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Seller Financing in Simple Explanation

Seller Financing: What is it?

Since there is less knowledge about seller financing, this article aims to educate those who want to go into seller financing business. There are many sellers of commercial and residential home that take the role as a private lenderseller financing

For those who are not familiar with seller financing, here is some information you might want to know.

Seller Financing Different Types

1. All-Inclusive Mortgage. It is what lender called AITID where the sellers would finance the promissory note and the mortgage of the whole balance of the house and land price minus the downpayment.

2. Junior Mortgage. As of the present moment, many private lenders are hesitant to finance the whole value of the home. That is why most seller extends the credit of the buyer which is called the junior mortgage or the second for the balance in the price of the sale. However, the risk here is that the second mortgage lender is at a lower priority should the borrower skips paying the note or turn into foreclosure. It means that the junior mortgage is paid off only after the first mortgage is paid off from the sale.

3. Land Owner. IT means that the title of the home is not given to the buyer, but it will be an “equitable title” This is shared ownership of the buyer and seller until the loan is paid. After the final payment is paid, the deed will be passed to the buyer.

4. Lease Option. This type the property of the seller is a lease to the buyer for the specific, and in return of the upfront fee, the seller will sell the property in the specific date in the future. Information should be written in an agreement, including the price. Some or all the fee from the rental can be credited tot he purchasing price of the property.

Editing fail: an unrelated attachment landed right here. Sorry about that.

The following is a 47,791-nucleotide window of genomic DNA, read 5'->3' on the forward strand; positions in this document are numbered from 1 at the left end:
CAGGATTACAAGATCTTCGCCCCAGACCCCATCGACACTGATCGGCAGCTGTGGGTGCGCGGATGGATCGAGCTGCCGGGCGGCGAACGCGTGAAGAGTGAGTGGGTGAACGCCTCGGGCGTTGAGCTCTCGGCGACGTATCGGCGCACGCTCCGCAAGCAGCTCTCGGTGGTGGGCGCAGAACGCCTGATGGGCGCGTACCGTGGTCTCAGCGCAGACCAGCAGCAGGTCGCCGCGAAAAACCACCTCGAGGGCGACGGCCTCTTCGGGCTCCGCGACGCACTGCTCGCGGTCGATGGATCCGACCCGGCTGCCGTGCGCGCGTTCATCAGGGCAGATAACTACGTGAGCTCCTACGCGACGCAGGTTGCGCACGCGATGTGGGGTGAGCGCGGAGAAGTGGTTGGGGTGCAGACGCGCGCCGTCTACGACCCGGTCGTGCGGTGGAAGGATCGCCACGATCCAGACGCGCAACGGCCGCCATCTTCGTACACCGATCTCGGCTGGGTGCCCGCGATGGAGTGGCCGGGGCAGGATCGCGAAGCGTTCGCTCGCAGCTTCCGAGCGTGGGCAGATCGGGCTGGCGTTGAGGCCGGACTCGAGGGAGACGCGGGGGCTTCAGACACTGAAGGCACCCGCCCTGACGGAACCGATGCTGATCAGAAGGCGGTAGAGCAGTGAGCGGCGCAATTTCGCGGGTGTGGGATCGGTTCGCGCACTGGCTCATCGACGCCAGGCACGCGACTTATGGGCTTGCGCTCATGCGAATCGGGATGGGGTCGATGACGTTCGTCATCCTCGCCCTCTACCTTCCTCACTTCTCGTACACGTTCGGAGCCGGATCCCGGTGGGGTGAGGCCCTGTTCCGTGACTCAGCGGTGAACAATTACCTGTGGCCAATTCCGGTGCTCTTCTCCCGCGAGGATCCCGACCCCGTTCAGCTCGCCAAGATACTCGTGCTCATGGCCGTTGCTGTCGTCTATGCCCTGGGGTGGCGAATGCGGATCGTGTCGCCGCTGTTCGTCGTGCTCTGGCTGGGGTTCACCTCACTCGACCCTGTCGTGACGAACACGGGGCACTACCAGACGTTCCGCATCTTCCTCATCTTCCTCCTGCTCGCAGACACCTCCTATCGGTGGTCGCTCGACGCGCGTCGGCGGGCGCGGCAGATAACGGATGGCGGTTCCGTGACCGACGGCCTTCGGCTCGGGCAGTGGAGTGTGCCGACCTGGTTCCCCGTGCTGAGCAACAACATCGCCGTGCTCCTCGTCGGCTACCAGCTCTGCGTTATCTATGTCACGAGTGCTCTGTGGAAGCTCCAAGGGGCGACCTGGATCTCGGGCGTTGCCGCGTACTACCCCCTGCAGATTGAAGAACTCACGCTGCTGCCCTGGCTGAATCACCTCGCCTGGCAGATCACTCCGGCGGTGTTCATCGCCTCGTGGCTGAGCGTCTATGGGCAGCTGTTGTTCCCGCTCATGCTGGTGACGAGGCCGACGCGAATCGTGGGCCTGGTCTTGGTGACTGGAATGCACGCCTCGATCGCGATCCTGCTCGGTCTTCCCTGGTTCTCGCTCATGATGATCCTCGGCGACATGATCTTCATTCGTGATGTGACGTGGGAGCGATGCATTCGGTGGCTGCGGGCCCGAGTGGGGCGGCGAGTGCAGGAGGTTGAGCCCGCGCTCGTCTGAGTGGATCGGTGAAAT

5. Assumable mortgage. This type allows the buyer to assume the property of the seller from the existing mortgage. Some of the assumable mortgage rates are adjusted with the bank’s approval.

Seller Financing: Reducing Seller’s Risk

1. The seller should insist on requiring a loan application. It means that the buyer must complete a loan application form and verify the information entered by the buyer. This will include credit history, employment, assets, financial status, and other vital documents.

2. Allow the sellers approval. The written contract which has specific terms about the loan such as the terms and interest rates should seek a seller’s approval based on the financial status of the buyer.

3. Get Downpayment. The seller should ask for downpayment to reduce the risk of losing investment from the buyer. The risk is reduced because it is likely for the buyer to walk away from the money they put down for the loan property.

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